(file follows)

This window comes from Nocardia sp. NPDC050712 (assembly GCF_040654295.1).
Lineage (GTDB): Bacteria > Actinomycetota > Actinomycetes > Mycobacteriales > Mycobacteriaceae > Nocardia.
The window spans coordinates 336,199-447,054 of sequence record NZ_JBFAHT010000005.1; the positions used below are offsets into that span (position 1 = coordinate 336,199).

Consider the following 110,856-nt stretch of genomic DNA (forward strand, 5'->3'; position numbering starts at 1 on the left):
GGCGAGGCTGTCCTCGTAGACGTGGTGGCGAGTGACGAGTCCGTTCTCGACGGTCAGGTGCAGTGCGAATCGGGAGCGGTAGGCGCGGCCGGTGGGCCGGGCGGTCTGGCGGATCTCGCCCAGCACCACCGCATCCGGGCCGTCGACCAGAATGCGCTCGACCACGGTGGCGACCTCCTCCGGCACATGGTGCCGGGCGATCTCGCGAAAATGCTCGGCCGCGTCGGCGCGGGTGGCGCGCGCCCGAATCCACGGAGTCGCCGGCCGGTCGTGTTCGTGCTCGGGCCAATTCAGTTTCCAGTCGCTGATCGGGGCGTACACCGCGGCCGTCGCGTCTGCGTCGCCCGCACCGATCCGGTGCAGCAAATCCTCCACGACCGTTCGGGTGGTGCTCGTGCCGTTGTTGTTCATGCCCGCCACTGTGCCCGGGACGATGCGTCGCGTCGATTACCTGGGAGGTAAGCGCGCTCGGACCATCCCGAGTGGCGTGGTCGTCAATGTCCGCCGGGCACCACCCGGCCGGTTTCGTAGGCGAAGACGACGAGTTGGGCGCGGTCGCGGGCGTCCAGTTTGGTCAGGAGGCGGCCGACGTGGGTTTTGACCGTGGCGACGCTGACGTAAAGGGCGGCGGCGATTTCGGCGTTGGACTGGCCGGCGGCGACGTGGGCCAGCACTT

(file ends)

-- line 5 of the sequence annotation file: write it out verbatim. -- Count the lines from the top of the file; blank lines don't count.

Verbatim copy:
GGCGAGGCTGTCCTCGTAGACGTGGTGGCGAGTGACGAGTCCGTTCTCGACGGTCAGGTGCAGTGCGAATCGGGAGCGGTAGGCGCGGCCGGTGGGCCGGGCGGTCTGGCGGATCTCGCCCAGCACCACCGCATCCGGGCCGTCGACCAGAATGCGCTCGACCACGGTGGCGACCTCCTCCGGCACATGGTGCCGGGCGATCTCGCGAAAATGCTCGGCCGCGTCGGCGCGGGTGGCGCGCGCCCGAATCCACGGAGTCGCCGGCCGGTCGTGTTCGTGCTCGGGCCAATTCAGTTTCCAGTCGCTGATCGGGGCGTACACCGCGGCCGTCGCGTCTGCGTCGCCCGCACCGATCCGGTGCAGCAAATCCTCCACGACCGTTCGGGTGGTGCTCGTGCCGTTGTTGTTCATGCCCGCCACTGTGCCCGGGACGATGCGTCGCGTCGATTACCTGGGAGGTAAGCGCGCTCGGACCATCCCGAGTGGCGTGGTCGTCAATGTCCGCCGGGCACCACCCGGCCGGTTTCGTAGGCGAAGACGACGAGTTGGGCGCGGTCGCGGGCGTCCAGTTTGGTCAGGAGGCGGCCGACGTGGGTTTTGACCGTGGCGACGCTGACGTAAAGGGCGGCGGCGATTTCGGCGTTGGACTGGCCGGCGGCGACGTGGGCCAGCACTT